Years later, when I was studying at Berkeley and watching old movies at the Pacific Film Archive, I got to see the old John Wayne films, and they were the best films I'd ever seen. Seeing a film like The Searchers for the first time was a religious experience, and a lot of that is about what John Ford brought to the table, but he couldn't have made that film without John Wayne. Through this great art, I found my way back to Wayne. The more seriously I took him, the more seriously I had to take him. As I got older and was forced to face a lot of the same choices and issues that my father had confronted as a man, that Wayne had confronted, I developed a forgiveness for their faults -- which were legion in both my father and Wayne -- and an admiration for the way that they soldiered on despite their great deficiencies. The things that I find admirable about Wayne -- ordinary things like the respect for the people around him -- are the same things I was able to find admirable about my father once I was far enough from our personal war.

RH: What was harder, getting inside John Wayne's head or getting inside your mom's head?

DB: I think sometimes getting inside John Wayne's head was harder. One of the surprises of the book for me was how much I was already in my mom's head. When I first conceived of the novel, it wasn't about my mom at all. It was pretty much about John Wayne and my family at best would be secondary characters. But because I was so deep inside my mother's head, her character just took off and this whole narrative line opened up.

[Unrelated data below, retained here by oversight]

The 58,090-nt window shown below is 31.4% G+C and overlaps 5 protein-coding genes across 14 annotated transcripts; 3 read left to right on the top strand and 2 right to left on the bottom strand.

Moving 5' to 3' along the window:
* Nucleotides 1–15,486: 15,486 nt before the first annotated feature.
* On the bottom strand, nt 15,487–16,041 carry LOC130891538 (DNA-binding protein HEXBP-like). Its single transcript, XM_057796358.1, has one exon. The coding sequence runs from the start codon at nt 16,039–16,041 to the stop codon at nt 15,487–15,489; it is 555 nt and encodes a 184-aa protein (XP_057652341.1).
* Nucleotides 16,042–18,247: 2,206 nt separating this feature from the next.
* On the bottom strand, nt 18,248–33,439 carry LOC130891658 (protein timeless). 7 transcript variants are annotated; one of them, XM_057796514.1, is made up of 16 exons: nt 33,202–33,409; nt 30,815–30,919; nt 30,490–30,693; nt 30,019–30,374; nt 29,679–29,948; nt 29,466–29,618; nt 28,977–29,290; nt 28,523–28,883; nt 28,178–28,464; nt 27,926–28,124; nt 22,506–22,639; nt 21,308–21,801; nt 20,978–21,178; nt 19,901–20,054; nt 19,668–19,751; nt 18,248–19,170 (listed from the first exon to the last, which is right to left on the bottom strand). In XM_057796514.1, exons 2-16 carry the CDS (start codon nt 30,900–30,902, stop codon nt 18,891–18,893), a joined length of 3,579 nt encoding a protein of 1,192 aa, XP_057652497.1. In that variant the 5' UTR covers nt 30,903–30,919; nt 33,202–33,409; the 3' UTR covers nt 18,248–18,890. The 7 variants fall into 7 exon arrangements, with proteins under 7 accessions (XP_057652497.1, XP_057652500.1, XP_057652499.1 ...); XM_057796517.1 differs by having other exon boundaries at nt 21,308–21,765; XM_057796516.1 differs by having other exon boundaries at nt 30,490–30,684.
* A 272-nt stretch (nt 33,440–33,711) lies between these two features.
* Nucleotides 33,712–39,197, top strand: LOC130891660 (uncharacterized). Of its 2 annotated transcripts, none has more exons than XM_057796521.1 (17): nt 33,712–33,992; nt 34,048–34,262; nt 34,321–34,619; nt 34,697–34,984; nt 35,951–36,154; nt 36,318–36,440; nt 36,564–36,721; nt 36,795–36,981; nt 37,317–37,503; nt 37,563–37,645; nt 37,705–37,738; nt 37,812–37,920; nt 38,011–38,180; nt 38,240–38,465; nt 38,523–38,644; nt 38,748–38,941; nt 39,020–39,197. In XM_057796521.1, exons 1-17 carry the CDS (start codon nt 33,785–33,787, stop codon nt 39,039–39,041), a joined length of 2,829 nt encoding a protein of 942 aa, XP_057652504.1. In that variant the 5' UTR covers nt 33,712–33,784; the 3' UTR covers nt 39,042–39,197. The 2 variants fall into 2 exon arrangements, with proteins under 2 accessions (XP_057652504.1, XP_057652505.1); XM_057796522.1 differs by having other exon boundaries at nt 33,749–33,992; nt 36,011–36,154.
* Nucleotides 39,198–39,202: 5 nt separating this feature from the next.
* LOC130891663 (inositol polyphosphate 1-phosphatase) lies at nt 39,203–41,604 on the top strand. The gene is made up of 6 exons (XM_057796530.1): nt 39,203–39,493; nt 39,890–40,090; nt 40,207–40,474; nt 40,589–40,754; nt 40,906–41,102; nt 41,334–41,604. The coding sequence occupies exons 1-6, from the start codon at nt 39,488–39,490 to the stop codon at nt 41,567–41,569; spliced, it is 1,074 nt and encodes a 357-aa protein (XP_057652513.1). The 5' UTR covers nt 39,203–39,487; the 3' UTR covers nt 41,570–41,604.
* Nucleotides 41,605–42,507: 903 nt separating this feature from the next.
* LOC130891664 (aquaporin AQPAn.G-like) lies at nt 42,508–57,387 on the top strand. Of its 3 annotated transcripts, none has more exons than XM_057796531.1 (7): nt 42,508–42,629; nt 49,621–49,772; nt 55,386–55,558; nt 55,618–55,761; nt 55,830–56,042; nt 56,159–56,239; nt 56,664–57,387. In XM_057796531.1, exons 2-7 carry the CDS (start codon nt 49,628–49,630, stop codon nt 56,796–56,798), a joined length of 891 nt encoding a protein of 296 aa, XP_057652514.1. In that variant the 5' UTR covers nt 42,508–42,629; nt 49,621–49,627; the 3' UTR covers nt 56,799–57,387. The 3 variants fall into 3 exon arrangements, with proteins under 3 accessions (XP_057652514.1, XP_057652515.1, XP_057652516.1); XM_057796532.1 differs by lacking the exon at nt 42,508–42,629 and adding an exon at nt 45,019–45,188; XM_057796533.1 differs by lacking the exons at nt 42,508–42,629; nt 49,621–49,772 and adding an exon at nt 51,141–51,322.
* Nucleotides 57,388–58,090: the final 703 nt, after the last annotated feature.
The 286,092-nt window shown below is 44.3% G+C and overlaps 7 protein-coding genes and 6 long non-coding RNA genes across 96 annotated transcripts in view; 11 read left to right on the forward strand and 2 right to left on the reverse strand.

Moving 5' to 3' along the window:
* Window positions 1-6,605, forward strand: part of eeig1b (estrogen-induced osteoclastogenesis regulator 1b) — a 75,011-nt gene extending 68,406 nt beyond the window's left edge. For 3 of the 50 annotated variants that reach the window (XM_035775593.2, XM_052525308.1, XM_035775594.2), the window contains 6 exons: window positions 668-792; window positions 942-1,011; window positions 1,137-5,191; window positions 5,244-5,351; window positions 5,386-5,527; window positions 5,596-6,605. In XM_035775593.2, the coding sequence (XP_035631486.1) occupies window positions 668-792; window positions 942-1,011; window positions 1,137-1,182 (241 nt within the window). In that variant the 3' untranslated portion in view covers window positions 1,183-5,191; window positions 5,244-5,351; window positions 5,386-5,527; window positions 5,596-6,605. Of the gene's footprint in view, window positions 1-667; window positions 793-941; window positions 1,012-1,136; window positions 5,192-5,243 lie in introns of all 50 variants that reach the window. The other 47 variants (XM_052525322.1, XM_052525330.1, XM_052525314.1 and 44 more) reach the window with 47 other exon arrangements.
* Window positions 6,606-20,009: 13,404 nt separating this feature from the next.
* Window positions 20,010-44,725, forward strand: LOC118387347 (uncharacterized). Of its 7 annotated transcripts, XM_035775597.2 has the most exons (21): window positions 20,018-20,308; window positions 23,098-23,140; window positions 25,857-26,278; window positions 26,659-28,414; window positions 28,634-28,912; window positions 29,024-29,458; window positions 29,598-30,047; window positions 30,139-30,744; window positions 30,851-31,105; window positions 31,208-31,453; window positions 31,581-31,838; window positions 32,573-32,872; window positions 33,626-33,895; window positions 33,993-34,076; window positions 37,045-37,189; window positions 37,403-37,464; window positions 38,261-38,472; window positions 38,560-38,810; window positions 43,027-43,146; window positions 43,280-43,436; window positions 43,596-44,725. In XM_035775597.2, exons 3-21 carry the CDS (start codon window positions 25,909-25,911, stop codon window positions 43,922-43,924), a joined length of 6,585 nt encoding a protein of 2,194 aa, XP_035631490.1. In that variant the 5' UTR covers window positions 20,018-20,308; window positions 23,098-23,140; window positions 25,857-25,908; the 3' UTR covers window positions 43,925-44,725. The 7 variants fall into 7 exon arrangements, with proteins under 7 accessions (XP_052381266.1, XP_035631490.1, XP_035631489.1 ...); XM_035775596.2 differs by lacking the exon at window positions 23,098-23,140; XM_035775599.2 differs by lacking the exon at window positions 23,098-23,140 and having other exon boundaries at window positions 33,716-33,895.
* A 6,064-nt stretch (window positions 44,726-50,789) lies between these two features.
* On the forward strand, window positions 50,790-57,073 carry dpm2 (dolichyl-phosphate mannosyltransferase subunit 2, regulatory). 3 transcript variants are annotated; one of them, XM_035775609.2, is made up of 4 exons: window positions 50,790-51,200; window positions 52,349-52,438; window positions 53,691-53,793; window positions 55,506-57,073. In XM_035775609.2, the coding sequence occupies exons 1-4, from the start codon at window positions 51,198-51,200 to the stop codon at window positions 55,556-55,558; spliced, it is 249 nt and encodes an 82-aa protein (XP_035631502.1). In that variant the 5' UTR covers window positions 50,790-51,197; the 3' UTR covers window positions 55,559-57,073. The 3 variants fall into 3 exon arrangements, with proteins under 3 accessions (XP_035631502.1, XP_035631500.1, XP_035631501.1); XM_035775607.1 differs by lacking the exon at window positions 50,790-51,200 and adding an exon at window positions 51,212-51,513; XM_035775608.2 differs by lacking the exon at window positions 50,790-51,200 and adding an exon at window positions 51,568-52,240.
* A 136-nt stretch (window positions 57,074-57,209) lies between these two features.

RH: The final novel seems split down the middle as to who's the most important figure.

DB: I like to think of John Wayne as the main character and my mom as the protagonist. He's the larger structure that holds the book together, but she's the emotional core.

RH: How do you want to continue as a writer? There's a certain danger in being pegged as "that John Wayne guy".

DB: Yeah. I'm never writing another book about a movie actor again. But, if I can be pretentious for a bit, the deeper structure of this book is about finding an obsession big enough and bright enough, meaningful enough to carry me deep into my own heart and create something really good. My great discovery in this book was that if I wrote about something I was completely obsessed with, I would find a way to write about the issues most meaningful to me. But I didn't know that when I started. Another novelist had suggested that I write this book, and my first thought was that a literary novel about John Wayne was a silly idea, but it had incredible power because it was what I cared about more than anything. I just sat around and thought about John Wayne for days. As I move on from this, and I hope that the book I'm writing now is a part of this process, I'm looking for other things to write about that will also bring me back to what's most important.

RH: Will you continue writing essays as well?

DB: Yes. Writing novels is a bit more fun for me, but every now and then something comes along that I'll choose to write about in an essay. The distinction between fiction and non-fiction for me isn't that big. It's more about what you can be sued for than anything else. I hope that whatever I write is as true as I can possibly make it. But when you're writing a non-fiction essay, you're still definitely fudging things in order to make the structure adhere to a higher truth. So how is that not fiction? I've read novels that seem as absolutely true as they could possibly be, and I've read memoirs that are complete bullshit. I don't care if the author can verify every incident in the book, they're still complete bullshit.

BEATRICE Suggested further reading
Jane Mendelsohn | David Shields

All materials copyright © 1997 Ron Hogan